Recognising the need for community-level planning of certain areas, the Brihanmumbai Municipal Corporation’s (BMC) draft development plan (DP) 2034 has introduced the concept of local area plans. These plans, however, will be prepared once the DP is ratified.
The local plans will address the needs of areas such as slums, transit-oriented development zones, heritage precincts and older areas of Mumbai.
These plans will incorporate independent designs and place-based regulations for the transformation of these areas. Extensive mapping of infrastructure and consultation with local stakeholders are proposed to be held at every planning stage, according to the DP.
While this may sound good in theory, major concerns have been raised as the DP has not outlined a time-frame for the preparation and implementation of these plans.
It has controversially stated that the general development control regulations will continue to apply till the special regulations for these areas are formulated.
Experts also have apprehensions on these points apart from the fact that a lesser-used provision, section 33 of the Maharashtra Regional and Town Planning Act (MRTP) Act, has been invoked for the drafting of the local area plans.
“Not a single area in the city has been developed under this section since the Act came into force. What has changed now that this will be executed?” said Pankaj Joshi, executive director, Urban Design Research Institute.
“The processes outlined for the local area plans are as rigorous and time-consuming as that of the formulation of the development plan. The tenability of carrying out this entire exercise raises questions on the implementation of the plan. Why were these plans kept for a later stage?” said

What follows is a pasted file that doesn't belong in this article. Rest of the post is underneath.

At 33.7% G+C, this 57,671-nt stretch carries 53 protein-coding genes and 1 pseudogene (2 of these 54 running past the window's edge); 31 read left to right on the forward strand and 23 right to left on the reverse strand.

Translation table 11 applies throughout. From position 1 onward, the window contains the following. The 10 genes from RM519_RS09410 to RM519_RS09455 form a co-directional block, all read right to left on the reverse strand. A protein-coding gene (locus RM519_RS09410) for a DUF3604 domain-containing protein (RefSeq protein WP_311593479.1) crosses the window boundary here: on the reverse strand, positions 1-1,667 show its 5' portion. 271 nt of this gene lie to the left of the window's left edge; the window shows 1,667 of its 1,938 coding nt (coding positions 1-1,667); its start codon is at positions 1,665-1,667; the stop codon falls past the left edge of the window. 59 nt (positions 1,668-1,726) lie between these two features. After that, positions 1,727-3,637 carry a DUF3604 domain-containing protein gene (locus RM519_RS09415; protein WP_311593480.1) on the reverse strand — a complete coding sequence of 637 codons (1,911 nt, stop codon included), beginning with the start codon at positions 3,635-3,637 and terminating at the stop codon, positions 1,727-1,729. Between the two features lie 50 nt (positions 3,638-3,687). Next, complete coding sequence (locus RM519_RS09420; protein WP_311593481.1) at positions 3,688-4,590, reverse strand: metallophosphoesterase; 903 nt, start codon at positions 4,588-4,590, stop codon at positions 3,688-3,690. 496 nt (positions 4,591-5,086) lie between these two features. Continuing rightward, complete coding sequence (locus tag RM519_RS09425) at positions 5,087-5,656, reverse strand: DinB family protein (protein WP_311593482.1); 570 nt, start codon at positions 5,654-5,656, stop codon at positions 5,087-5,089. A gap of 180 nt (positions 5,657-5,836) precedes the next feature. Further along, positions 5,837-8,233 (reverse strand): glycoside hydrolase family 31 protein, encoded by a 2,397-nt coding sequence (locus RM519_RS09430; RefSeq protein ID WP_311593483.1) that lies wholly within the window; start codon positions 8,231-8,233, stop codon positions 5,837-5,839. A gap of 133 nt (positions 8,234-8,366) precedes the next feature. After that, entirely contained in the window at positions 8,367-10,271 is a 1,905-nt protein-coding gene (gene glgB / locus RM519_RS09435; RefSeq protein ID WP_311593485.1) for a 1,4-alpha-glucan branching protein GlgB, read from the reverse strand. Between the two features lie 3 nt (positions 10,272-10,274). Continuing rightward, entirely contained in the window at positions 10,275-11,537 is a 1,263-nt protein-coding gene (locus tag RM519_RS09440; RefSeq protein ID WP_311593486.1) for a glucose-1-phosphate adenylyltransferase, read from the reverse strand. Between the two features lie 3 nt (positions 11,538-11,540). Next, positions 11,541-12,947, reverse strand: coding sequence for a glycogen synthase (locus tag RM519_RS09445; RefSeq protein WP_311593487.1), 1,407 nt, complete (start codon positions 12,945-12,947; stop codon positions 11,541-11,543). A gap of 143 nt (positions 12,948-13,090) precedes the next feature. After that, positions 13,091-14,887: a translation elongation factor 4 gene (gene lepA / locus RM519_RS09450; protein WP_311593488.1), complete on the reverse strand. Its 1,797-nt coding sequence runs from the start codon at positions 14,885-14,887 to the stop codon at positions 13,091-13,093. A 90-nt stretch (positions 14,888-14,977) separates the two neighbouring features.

This lack of a deadline for the execution of these plans will impact the slum areas most adversely, said urban planners, as it couples with the civic body’s failure to map the amenities in slums.
“In concept, the local plans are good as they seek people’s participation to develop their areas. But the delay in laying out concrete procedures on how these plans will be prepared shows that the BMC has not acknowledged the urgent interventions that these areas require,” said Aravind Unni, urban planner from Youth for Unity and Voluntary Action (YUVA).
Unni said the delay in setting out a timeline will mean that provisions such as incentivised floor space index (FSI) under the general DCR will continue to apply.
“There is a need to map slum areas to get the deficit of amenities and other infrastructure. The areas should at least be reserved for public housing so there is a surety on their development,” he said.